1. We propose a novel parameterized skill-learning algorithm that aims to learn transferable parameterized skills and synthesize them into a new action space that supports efficient learning in long-horizon tasks. We propose to leverage off-policy Meta-RL combined with a trajectory-centric smoothness term to learn a set of parameterized skills. Our agent can use these learned skills to construct a three-level hierarchical framework that models a Temporally-extended Parameterized Action Markov Decision Process. We empirically demonstrate that the proposed algorithms enable an agent to solve a set of difficult long-horizon (obstacle-course and robot manipulation) tasks. 
    more » « less
  2. Robots deployed in many real-world settings need to be able to acquire new skills and solve new tasks over time. Prior works on planning with skills often make assumptions on the structure of skills and tasks, such as subgoal skills, shared skill implementations, or task-specific plan skeletons, which limit adaptation to new skills and tasks. By contrast, we propose doing task planning by jointly searching in the space of parameterized skills using high-level skill effect models learned in simulation. We use an iterative training procedure to efficiently generate relevant data to train such models. Our approach allows flexible skill parameterizations and task specifications to facilitate lifelong learning in general-purpose domains. Experiments demonstrate the ability of our planner to integrate new skills in a lifelong manner, finding new task strategies with lower costs in both train and test tasks. We additionally show that our method can transfer to the real world without further fine-tuning.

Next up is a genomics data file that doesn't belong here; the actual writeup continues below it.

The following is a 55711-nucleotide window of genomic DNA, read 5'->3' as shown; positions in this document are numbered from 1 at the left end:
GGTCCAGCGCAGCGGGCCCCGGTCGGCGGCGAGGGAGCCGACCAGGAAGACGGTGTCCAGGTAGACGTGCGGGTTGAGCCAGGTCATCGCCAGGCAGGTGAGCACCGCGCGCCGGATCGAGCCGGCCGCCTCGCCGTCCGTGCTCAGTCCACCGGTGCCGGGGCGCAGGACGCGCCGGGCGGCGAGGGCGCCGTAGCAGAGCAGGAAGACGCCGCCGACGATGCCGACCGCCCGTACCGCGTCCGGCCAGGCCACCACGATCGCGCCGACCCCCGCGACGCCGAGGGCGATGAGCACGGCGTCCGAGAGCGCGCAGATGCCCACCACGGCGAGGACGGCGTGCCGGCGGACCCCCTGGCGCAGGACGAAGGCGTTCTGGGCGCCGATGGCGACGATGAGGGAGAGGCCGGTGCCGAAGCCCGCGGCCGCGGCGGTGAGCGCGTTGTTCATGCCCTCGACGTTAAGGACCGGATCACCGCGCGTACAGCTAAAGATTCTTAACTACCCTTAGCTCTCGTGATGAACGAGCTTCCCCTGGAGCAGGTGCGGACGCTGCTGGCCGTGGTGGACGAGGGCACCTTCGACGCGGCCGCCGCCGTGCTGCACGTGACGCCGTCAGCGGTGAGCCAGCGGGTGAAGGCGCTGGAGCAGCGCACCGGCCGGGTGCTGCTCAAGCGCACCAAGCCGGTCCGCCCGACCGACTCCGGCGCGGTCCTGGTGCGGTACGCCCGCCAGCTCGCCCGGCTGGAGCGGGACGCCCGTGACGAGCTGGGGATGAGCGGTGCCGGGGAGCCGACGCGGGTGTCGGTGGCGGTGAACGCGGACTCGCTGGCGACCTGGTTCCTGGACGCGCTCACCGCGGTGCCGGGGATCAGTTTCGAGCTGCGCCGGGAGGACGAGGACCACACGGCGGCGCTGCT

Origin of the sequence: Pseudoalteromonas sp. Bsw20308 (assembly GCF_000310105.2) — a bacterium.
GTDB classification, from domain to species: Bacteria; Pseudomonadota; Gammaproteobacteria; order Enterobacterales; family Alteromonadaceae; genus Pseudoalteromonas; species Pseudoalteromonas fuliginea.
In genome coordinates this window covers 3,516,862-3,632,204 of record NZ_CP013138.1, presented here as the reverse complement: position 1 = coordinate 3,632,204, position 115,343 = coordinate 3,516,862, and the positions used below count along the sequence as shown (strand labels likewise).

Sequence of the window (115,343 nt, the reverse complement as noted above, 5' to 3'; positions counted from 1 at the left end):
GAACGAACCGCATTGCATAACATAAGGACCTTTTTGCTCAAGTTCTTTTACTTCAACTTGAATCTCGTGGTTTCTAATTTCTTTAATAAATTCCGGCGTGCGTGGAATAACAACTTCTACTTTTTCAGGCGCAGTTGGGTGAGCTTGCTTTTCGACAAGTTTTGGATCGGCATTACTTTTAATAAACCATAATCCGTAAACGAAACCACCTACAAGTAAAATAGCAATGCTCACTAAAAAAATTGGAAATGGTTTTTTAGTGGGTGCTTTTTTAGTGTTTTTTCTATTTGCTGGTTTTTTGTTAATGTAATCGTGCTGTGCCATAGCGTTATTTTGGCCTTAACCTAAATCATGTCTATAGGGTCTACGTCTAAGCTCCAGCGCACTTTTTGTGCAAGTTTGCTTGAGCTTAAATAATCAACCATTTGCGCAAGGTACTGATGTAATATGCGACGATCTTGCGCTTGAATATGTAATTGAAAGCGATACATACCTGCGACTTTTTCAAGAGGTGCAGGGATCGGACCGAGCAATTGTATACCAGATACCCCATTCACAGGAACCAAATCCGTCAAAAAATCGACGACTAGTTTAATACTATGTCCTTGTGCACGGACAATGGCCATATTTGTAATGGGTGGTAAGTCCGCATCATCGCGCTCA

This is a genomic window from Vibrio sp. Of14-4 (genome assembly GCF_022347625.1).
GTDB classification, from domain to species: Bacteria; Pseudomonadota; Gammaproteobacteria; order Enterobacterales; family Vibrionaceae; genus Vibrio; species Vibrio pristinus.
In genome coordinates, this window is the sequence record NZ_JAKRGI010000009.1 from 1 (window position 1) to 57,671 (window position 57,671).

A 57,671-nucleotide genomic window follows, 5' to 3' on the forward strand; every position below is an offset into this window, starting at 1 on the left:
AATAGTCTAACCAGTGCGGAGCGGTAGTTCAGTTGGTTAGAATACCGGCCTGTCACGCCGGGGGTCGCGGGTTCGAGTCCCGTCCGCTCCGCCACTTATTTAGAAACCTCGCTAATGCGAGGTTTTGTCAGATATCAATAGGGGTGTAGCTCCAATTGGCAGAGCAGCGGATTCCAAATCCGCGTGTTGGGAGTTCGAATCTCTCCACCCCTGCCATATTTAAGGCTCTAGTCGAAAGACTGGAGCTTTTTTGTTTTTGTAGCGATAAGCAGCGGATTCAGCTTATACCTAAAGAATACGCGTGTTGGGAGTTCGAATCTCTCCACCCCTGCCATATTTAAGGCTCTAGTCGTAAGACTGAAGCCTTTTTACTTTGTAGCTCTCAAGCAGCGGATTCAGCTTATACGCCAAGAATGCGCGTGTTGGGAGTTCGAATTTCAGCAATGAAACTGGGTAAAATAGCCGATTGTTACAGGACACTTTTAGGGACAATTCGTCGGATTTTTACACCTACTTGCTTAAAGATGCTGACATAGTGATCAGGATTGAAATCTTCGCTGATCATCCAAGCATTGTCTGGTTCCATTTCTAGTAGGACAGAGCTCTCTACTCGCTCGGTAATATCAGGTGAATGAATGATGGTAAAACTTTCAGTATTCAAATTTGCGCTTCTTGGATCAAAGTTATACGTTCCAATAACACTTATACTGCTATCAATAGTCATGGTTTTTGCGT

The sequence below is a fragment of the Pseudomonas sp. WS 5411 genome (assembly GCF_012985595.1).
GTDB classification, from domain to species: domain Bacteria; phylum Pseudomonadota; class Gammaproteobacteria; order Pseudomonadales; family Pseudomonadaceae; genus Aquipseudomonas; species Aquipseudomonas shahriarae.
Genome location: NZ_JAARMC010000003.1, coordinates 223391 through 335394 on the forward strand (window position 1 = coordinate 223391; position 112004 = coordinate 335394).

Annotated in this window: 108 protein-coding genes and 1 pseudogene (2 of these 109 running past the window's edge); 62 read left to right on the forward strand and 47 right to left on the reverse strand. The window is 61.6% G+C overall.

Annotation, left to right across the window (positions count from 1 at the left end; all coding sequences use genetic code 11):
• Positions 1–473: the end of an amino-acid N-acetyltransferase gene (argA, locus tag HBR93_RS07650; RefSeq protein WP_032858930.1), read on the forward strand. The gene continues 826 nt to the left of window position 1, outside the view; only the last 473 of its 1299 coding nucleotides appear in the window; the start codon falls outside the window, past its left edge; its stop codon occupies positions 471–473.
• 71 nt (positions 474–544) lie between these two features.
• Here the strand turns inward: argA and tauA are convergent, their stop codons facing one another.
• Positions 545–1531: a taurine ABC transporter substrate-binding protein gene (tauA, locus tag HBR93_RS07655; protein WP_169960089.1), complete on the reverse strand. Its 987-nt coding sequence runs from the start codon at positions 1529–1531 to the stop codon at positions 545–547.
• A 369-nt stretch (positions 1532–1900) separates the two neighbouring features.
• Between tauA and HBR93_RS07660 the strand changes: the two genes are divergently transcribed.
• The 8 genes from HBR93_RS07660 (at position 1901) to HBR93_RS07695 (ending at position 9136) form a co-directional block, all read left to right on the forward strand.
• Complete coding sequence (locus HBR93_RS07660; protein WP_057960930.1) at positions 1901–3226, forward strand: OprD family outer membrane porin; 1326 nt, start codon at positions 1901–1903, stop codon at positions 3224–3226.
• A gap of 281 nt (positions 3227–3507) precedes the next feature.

more » « less
  3. We propose a new policy class, Composable Interaction Primitives (CIPs), specialized for learning sustained-contact manipulation skills like opening a drawer, pulling a lever, turning a wheel, or shifting gears. CIPs have two primary design goals: to minimize what must be learned by exploiting structure present in the world and the robot, and to support sequential composition by construction, so that learned skills can be used by a task-level planner. Using an ablation experiment in four simulated manipulation tasks, we show that the structure included in CIPs substantially improves the efficiency of motor skill learning. We then show that CIPs can be used for plan execution in a zero-shot fashion by sequencing learned skills.We validate our approach on real robot hardware by learning and sequencing two manipulation skills.